B. macroevolution.                                D. convergent evolution.

                28. The process by which unrelated organisms come to resemble one another is

A. coevolution.                                      C. adaptive radiation.

B. macroevolution.                                D. convergent evolution.

                29. What contributed to the adaptive radiation of mammals?

A. the evolution of plants                      C. the decrease in ocean depth

B. the extinction of most dinosaurs       D. continental drift

               30. Which of the following is an example of convergent evolution?

A. bird’s wing and fish’s fin                   C. shark’s fin and dolphin’s limb

B. human’s arm and bird’s wing             D. human’s leg and dolphin’s limb

31.  Adaptive radiation is the process by which

A. species evolve together.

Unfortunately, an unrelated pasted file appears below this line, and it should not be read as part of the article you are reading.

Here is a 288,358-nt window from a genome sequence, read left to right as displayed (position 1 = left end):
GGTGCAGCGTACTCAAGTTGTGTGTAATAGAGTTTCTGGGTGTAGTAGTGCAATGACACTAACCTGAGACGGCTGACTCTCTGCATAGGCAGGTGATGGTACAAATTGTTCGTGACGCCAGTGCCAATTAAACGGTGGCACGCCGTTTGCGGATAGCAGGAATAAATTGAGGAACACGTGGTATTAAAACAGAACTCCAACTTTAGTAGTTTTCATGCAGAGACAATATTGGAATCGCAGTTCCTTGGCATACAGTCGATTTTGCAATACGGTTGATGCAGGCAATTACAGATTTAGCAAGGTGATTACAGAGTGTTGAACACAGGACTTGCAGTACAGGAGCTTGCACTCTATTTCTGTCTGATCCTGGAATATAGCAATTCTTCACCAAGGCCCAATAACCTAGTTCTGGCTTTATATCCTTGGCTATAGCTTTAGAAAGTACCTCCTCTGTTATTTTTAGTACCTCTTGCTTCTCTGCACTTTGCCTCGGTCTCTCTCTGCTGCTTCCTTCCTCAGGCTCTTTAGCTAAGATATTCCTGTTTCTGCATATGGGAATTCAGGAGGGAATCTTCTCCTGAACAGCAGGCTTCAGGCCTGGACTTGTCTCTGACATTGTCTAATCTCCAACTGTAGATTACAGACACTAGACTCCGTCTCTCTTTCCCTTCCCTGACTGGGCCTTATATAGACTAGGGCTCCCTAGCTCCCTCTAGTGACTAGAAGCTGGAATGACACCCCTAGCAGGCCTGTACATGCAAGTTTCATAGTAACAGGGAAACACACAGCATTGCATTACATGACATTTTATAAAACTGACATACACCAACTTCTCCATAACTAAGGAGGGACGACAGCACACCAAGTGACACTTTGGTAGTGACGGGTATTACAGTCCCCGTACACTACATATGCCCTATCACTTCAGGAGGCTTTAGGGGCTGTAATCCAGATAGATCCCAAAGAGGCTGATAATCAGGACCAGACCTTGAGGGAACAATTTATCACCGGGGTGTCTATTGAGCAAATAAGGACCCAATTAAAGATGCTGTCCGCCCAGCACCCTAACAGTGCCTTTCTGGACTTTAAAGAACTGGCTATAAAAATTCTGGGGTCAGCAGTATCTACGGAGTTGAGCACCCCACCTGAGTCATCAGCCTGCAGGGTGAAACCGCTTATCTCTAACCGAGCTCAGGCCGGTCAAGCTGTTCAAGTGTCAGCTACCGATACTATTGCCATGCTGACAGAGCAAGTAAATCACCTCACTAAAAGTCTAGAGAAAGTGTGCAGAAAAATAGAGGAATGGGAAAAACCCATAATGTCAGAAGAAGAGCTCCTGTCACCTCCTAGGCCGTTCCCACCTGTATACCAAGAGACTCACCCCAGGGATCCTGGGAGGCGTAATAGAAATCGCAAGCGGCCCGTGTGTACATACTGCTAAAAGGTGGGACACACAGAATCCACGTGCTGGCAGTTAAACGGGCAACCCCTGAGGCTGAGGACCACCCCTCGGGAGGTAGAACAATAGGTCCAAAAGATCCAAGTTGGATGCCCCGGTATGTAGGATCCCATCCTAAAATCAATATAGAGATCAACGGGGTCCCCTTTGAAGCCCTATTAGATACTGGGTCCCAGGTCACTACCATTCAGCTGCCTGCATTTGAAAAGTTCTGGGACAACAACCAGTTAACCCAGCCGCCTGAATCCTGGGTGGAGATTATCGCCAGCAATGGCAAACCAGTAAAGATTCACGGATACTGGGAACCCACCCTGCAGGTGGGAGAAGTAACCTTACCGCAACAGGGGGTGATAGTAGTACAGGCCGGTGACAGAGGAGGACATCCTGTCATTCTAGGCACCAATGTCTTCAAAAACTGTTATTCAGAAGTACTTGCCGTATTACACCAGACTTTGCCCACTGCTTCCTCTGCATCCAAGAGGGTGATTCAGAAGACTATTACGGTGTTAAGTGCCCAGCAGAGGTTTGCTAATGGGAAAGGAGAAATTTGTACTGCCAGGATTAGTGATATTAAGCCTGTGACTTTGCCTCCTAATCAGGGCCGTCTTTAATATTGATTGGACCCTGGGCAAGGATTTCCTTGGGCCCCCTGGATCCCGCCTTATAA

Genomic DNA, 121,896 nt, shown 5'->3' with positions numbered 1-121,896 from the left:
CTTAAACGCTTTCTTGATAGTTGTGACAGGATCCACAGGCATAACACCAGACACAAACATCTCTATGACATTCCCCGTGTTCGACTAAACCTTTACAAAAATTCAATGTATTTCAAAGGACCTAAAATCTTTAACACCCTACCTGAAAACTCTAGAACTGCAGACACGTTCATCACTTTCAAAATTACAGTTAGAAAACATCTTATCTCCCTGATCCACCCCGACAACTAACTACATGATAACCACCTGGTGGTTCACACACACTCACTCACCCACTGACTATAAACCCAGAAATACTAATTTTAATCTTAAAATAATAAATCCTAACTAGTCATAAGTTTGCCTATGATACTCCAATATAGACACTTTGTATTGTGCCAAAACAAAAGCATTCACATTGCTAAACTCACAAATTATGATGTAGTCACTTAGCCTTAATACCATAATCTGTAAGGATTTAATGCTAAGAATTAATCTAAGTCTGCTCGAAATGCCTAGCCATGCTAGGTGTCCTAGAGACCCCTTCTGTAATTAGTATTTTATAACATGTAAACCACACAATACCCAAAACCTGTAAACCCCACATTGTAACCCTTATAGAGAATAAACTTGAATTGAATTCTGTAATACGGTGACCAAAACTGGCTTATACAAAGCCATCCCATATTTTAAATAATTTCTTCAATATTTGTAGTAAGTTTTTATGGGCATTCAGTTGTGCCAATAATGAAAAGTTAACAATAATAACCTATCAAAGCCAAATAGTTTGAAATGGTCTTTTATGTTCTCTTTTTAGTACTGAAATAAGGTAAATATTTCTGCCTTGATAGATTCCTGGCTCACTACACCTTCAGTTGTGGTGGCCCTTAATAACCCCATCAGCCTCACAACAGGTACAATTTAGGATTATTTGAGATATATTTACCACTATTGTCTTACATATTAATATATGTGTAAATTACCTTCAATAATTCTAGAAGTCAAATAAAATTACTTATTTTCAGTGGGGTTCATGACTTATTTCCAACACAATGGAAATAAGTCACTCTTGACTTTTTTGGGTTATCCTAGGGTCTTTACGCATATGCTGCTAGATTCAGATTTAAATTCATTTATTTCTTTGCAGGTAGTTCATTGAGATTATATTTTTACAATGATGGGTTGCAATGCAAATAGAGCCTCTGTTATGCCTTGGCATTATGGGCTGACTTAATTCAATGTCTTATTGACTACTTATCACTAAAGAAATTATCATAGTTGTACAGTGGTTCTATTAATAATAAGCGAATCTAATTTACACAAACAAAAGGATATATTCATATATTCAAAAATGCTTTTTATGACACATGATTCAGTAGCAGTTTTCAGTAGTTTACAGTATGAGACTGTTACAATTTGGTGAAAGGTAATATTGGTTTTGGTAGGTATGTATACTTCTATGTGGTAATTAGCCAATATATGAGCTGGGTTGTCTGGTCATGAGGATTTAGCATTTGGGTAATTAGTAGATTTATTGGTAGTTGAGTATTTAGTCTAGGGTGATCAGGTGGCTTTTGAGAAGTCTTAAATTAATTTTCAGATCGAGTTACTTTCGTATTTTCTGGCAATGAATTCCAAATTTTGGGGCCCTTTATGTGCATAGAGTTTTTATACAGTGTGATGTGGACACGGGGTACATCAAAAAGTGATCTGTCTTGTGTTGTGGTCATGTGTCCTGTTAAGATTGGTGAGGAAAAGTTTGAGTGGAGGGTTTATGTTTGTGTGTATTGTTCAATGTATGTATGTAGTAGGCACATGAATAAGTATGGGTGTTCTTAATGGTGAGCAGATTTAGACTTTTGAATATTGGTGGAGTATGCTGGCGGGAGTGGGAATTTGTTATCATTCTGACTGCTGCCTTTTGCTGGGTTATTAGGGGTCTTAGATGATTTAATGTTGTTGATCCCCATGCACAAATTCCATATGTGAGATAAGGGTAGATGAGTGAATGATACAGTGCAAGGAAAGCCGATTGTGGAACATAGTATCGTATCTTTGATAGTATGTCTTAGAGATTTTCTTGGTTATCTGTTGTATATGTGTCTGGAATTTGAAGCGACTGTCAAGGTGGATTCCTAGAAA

B. unrelated species evolve to look alike.

C. one species evolves into many forms that live in different ways.

D. one species evolves into a single new species.



32.  What is coevolution?



33.  I’iwi birds have long, curved beaks that enable them to get nectar from tubular lobelia flowers. What might happen if the lobelia die out?


Section 19–3 Earth’s Early History (pages 553–563)

The Mysteries of Life’s Origins

34.  What important element was missing from Earth’s early atmosphere?



35.  What was the purpose of Miller and Urey’s experiment?



36.  What are protenoid microspheres?



37.  Why do scientists think that RNA may have evolved before DNA?



Origin of Eukaryotic Cells

38. Draw the step in the endosymbiotic theory that shows the origin of chloroplasts. Label the structures in your drawing. 

39.   What does the endosymbiotic theory propose?




40.  Name the three pieces of evidence that support the endosymbiotic theory.







Sexual Reproduction and Multicellularity

41.  How did sexual reproduction speed up the evolutionary process?



42.  What is the most likely cause of the great amount of diversity currently seen in multicellular life forms?